Think cutting back on your smoking cuts your health risk? Think again. New research shows smoking even a small number of cigarettes a day over a period of years greatly boosts the odds of developing rheumatoid arthritis, not to mention a host of other health problems.
The findings, published in the BioMed Central journal Arthritis Research & Therapy, offer fresh evidence that quitting is the best policy, when it comes to tobacco. The study, conducted by the Karolinska Institutet in Sweden, also found that the risk decreases after giving up smoking but, compared to people who have never smoked, is still elevated 15 years after quitting tobocca.
“Stopping smoking is important for many health reasons, including the increased risk of [rheumatoid arthritis] for smokers,” said Daniela Di Giuseppe, who led the study. “But the clearly increased risk of developing RA, even many years after giving up, is another reason to stop smoking as soon as possible, and highlight[s] the importance of persuading women not to start at all.”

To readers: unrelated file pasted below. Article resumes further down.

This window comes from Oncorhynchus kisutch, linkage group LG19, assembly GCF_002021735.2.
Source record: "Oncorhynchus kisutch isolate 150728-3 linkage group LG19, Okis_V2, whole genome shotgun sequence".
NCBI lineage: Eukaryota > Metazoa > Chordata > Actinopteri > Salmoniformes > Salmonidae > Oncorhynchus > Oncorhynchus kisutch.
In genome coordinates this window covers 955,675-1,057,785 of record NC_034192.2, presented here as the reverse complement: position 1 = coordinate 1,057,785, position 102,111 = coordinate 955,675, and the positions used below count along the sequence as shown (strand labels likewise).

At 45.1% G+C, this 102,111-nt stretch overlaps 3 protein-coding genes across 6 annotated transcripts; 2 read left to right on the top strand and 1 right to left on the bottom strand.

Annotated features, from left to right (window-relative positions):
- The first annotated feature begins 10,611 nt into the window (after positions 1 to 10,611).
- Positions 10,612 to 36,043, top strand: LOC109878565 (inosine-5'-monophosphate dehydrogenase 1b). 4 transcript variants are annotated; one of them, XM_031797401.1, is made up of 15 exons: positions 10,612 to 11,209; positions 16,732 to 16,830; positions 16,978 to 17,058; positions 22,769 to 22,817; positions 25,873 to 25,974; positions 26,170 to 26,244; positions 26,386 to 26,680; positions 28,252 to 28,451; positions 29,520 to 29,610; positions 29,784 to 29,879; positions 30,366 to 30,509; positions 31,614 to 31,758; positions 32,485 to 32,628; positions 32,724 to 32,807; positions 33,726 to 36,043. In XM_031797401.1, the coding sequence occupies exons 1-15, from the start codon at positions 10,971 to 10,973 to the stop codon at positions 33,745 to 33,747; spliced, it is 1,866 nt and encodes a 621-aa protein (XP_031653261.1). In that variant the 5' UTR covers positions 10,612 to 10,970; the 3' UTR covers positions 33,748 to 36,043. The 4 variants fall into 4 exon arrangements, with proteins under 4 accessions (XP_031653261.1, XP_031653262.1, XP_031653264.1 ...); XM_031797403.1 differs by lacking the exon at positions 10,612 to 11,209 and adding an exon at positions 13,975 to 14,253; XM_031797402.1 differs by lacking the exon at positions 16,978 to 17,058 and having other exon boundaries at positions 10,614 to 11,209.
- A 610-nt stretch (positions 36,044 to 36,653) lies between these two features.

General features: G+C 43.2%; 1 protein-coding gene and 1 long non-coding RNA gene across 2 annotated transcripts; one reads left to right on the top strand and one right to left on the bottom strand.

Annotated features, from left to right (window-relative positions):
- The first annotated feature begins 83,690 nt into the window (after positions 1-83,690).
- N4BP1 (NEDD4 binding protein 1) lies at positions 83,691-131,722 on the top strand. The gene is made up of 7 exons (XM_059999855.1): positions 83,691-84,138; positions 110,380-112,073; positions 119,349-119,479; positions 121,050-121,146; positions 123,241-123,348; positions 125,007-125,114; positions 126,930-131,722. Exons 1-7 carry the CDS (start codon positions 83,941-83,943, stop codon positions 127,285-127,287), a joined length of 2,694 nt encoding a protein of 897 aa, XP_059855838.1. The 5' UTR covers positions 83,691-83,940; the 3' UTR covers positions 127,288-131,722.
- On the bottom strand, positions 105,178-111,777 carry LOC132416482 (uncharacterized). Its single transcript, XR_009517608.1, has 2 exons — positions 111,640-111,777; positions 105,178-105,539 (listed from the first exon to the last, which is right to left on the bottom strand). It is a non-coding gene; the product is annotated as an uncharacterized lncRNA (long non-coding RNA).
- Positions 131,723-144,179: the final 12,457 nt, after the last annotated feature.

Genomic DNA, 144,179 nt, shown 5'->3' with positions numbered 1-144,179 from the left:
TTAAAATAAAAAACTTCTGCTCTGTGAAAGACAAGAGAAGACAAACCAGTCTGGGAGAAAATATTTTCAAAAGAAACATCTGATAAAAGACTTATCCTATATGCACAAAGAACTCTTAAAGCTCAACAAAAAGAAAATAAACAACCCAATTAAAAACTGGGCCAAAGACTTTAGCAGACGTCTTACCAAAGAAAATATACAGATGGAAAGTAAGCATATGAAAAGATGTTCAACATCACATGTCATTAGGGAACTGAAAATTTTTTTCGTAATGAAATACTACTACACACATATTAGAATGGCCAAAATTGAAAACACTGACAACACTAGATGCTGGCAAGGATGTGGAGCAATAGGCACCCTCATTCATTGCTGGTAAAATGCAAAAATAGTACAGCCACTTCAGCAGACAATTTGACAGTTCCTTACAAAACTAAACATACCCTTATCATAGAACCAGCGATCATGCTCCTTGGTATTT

For the study, researchers from the Karolinska Institutet and Karolinska University Hospital analyzed the medical records of 34,000 women, aged 54-89 years, 219 of which had arthritis. Results of the study showed that even light smoking was associated with an increased risk of RA; smoking one to seven cigarettes a day more than doubled the risk.
When the team compared people who had never smoked to women who used tobacco for up to 25 years, they found that the risk also increased with length of smoking.
Stopping smoking did decrease chances of developing arthritis, by one-third up to 15 years after quitting. But former smokers were still more prone to developing arthritis than those who never smoked even after that time, the results showed.
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